Theme—Day 29

So how do I go about crafting the theme?

No, this is not a quote from one of my earlier posts, though I think I said something similar. Rather, it is from sci fi/fantasy writer Stuart Stockton’s blog, The Jerkrenak’s Den. I have no idea where Stuart’s discussion will lead, but I like to see Christian writers wrestling with this subject. In my opinion, it is long overdue.

My own contemplations continue to center on Donald Maass’s book, Writing the Breakout Novel (Writer’s Digest Books), specifically about character motivation.

Maass challenges writers to an interesting exercise. Take one of your scenes, he says, and list the motivations of your focal character. The way to get to that list is by asking, “Why is this character here?” Not, Why does the plot require this character to be here? More like, What motivates this character to be here? You’re looking for the character’s “inner reasons.”

This list might include things like

  • he’s cold
  • he’s lonely
  • he’s looking for a friend
  • he wants someone to help him
  • he’s afraid
  • he needs to discover the truth
  • he’s insecure
  • he believes this is his last chance for acceptance and love
  • he thinks love is his salvation
  • Maass says that typically this motivation list puts the higher values at the bottom. So the exercise is to reverse the order and rewrite the scene with the higher value as the conscious motivating factor.

    Motivating your characters according to higher values … adds passion to action.

    Enhancing motivation is what you will need to do if you want to give your protagonist the inner fire that, developed step-by-step through your manuscript, rsults in a powerful theme.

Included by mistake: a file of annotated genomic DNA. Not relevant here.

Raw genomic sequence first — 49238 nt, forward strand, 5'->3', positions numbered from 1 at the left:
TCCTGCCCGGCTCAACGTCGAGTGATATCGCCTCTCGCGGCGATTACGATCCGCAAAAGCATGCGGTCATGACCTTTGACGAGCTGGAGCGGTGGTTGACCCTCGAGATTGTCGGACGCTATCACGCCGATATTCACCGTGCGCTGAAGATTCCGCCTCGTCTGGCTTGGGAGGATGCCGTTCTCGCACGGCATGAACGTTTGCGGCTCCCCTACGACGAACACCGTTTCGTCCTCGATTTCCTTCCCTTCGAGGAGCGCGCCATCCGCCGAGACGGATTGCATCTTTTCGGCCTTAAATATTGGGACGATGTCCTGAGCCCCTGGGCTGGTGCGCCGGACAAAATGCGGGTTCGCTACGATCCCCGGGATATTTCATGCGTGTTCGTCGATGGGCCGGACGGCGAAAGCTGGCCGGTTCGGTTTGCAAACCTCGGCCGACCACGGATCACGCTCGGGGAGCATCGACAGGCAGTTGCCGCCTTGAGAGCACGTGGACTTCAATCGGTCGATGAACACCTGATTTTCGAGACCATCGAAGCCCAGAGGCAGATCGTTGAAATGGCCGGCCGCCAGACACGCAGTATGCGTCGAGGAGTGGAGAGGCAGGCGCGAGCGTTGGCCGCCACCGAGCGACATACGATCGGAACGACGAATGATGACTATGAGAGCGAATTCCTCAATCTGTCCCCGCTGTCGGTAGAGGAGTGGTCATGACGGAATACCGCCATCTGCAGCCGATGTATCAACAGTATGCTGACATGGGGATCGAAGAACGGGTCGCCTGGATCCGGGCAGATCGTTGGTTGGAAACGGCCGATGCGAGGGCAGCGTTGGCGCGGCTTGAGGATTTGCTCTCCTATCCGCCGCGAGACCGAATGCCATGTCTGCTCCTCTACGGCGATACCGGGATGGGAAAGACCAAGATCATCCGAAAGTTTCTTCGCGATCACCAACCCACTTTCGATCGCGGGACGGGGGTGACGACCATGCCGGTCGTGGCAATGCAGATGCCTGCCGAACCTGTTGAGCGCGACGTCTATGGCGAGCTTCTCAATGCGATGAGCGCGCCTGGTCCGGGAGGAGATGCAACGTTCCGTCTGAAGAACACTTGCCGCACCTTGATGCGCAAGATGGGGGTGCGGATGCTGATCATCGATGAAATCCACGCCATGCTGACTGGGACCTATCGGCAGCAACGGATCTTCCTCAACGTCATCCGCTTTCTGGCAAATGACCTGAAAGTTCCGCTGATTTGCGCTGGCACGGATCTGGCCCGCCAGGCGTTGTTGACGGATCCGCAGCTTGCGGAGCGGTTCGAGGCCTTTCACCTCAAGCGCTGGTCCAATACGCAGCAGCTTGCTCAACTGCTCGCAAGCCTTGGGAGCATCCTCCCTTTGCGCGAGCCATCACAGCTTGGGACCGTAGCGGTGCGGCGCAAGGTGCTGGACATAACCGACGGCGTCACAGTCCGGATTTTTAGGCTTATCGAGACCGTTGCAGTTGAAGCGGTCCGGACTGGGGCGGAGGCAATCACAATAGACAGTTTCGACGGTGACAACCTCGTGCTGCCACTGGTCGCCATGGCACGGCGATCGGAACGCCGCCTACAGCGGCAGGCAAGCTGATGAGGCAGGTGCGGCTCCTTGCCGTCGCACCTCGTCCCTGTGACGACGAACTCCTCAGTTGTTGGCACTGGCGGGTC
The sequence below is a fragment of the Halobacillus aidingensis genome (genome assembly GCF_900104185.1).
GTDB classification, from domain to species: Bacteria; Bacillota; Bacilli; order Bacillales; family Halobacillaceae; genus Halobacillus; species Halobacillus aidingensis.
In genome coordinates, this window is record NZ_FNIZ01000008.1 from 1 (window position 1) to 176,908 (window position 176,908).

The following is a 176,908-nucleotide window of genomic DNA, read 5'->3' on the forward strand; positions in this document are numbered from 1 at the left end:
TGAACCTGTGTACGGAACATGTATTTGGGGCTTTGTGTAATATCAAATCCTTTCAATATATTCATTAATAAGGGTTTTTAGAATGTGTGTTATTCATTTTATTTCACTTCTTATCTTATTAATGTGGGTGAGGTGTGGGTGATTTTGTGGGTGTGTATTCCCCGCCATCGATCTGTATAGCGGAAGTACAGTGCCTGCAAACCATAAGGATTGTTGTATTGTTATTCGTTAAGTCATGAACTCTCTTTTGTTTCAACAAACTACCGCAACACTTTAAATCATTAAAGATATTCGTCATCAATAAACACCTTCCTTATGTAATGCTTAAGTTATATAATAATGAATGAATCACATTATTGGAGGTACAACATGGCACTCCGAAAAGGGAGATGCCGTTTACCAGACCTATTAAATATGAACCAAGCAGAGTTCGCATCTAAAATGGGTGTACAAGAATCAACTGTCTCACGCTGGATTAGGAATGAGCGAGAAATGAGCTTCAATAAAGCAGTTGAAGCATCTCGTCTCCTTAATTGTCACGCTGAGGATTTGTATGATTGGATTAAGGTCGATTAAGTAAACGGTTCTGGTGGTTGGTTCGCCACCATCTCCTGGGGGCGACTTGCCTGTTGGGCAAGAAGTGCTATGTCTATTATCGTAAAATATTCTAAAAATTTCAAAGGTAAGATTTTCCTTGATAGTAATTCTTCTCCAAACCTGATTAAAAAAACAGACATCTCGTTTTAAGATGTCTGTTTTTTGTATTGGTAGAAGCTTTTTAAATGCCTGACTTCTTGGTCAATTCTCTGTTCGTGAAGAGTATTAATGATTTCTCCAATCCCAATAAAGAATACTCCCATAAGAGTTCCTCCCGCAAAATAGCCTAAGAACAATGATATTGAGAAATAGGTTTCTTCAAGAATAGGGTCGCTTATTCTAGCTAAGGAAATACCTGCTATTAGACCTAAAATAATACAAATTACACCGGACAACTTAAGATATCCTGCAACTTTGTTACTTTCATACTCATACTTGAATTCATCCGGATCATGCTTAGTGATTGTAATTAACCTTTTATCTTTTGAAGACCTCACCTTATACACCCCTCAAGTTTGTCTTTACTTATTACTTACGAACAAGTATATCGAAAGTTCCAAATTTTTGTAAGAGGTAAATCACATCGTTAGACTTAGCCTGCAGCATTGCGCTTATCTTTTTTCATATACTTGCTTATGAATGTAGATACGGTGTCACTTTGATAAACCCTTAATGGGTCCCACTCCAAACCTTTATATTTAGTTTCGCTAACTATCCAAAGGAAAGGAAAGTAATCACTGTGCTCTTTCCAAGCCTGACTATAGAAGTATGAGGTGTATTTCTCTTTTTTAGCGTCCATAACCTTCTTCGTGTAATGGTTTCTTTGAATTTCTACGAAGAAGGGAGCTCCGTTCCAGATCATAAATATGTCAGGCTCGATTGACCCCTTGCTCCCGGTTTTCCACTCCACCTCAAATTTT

He adds an important caution—overplaying high motives or making them too obvious will be counterproductive. Then this conclusion to the section:

    Understatement and restraint are the watchwords. However, when high motives are made believable and integral to a given character, it is like sending a ten thousand volt electric current through your novel. It will light it up like a beacon in the dark.

    I doubt if Maass realizes that last image is so nearly like the one Jesus used in regard to a Christian showing his faith to the culture in which he lives. But here is exactly why I think theme is so important. I want my novel to light up like a beacon because I believe God wants me to be a beacon. Character motivation seems to be a big part of accomplishing that.

    Published in: on May 3, 2006 at 11:06 am  Comments (8)  
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